Did you watch the movie “I, Robot”? In the movie, humans are protected from robots by the Three Laws of Robotics:
- A robot may not injure a human being or, through inaction, allow a human being to come to harm.
- A robot must obey the orders given it by human beings except where such orders would conflict with the First Law.
- A robot must protect its own existence as long as such protection does not conflict with the First or Second Laws.
These Three Laws of Robotics are actually a set of rules devised by the science fiction author Isaac Asimov in his 1942 short story – “Runaround”, although they had been foreshadowed in a few earlier stories. Nowadays, Hollywood seems to twist these laws and come up with new Laws of Robotics:
- A robot may not injure a human being unless it would make for an exciting story.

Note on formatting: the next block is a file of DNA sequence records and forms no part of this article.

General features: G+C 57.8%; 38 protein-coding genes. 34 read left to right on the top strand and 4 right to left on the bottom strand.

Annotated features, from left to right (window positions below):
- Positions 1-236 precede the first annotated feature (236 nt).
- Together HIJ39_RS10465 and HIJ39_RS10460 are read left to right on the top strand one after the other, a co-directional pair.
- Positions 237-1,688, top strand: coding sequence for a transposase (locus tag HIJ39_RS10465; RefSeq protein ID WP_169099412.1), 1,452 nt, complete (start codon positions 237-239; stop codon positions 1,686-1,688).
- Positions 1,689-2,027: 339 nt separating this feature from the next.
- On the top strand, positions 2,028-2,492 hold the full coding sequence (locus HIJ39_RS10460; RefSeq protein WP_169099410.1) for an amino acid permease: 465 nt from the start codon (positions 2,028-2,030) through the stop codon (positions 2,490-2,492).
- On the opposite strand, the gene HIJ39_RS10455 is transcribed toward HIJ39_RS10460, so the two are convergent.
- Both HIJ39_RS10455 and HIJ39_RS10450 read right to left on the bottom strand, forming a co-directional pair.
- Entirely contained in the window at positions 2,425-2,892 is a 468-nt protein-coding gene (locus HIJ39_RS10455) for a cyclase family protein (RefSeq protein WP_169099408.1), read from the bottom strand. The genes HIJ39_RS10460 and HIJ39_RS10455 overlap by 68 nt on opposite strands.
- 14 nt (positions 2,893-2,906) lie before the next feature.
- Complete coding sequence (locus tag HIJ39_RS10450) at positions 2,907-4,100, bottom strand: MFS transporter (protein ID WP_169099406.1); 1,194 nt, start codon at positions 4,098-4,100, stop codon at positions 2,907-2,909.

- A robot must obey orders given it by human beings, except when those orders might prevent cool explosions.
- A robot must protect its own existence as long as such protection does not prevent the hero from killing it and saving the beautiful-but-spunky heroine.
- Female robots must be sexually attractive to humans.
- Robots must always speak in easily understood English.
- Robots that look like humans must be programmed to never blink or understand humor.
- Robots must be smart enough to gain sentience, but dumb enough to fall for quickly constructed traps.